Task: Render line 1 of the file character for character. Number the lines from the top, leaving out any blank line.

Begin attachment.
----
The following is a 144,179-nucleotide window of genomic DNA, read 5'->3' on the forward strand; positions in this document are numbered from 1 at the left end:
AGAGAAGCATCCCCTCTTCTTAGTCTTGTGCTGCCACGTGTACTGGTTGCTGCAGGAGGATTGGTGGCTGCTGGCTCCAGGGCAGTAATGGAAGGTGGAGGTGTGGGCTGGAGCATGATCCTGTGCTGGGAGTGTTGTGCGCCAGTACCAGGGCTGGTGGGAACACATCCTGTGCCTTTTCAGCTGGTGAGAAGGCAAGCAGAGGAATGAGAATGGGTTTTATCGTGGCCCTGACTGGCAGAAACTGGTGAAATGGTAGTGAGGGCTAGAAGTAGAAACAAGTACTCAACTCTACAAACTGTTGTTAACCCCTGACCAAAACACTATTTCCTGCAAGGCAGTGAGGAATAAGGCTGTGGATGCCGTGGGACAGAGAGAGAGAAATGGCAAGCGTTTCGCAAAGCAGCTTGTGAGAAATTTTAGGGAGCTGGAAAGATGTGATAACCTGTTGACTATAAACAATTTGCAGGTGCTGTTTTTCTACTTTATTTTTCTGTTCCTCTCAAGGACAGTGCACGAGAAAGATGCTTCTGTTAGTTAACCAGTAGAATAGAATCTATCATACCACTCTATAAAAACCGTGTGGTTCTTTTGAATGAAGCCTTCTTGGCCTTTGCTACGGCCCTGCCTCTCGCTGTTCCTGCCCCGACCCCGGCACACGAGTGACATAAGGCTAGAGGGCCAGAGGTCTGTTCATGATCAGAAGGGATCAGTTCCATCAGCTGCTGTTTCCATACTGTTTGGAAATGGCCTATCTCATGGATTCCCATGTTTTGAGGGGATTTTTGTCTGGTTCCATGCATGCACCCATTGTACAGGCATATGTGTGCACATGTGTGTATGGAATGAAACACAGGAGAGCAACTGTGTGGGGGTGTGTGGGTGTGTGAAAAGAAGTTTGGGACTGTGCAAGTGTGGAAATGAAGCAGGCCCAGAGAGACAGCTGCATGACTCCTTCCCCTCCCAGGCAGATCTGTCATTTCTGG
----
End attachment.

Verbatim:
The following is a 144,179-nucleotide window of genomic DNA, read 5'->3' on the forward strand; positions in this document are numbered from 1 at the left end: